Liver Biopsy (cont.)
Transjugular Liver Biopsy
Transjugular liver biopsy is typically performed in patients who have a
greater-than-average risk of bleeding complications. It also is employed
in patients where ascites (i.e. fluid in the abdominal cavity) increases the
risk of complications after biopsy. The procedure has been available at most
tertiary care centers for the last decade or two. Typically, the technique for
transjugular liver biopsy entails:
- The patient is positioned upon his or her back on a fluoroscopy (i.e. X-ray)
table in the interventional radiology suite.
- The patient is sedated.
interventional radiologist disinfects and anesthetizes the skin over the right
side of the neck.
- A small incision is made over the right internal jugular vein.
- A catheter is introduced into the right internal jugular vein.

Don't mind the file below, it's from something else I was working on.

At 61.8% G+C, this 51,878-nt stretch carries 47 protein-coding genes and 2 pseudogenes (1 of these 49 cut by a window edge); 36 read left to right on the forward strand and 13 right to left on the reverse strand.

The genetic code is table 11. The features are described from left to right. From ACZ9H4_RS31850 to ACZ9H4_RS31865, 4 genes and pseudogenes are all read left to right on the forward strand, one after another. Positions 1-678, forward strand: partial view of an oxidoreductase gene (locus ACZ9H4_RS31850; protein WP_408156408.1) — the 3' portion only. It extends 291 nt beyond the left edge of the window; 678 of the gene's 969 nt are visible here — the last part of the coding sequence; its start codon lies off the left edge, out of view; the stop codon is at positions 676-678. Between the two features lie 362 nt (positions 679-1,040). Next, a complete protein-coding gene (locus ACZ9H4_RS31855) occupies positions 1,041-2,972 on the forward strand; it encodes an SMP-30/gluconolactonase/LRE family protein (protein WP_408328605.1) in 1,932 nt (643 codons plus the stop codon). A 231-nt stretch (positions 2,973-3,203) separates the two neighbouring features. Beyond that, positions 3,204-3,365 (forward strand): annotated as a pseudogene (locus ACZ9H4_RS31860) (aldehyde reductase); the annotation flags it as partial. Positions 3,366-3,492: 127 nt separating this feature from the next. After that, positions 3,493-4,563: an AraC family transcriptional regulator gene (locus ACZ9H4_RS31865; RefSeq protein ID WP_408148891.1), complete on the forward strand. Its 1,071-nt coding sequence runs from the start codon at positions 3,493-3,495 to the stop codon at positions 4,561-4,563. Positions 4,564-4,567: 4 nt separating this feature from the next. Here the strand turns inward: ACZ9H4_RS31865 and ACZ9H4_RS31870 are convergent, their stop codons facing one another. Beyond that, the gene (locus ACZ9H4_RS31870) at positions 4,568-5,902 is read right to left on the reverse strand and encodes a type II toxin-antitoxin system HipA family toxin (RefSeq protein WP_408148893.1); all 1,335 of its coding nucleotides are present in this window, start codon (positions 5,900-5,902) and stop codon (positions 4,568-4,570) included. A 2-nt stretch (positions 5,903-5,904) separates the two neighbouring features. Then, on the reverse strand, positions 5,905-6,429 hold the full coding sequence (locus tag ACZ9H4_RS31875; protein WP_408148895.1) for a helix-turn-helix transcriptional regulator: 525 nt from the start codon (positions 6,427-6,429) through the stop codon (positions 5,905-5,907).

- A guide wire is
placed through the catheter, via the superior and inferior vena cava vessels,
into the right hepatic vein.
- Its correct position is checked using
- A specially designed biopsy catheter system is then introduced over
the guide wire and is positioned in the right hepatic vein.
- The actual biopsy
needle is introduced via this new catheter.
- The biopsy is performed through the
wall of the hepatic vein.
- The catheter is removed.
- The patient is sent to the
David C. Wolf, M.D., FACP, FACG, AGAF
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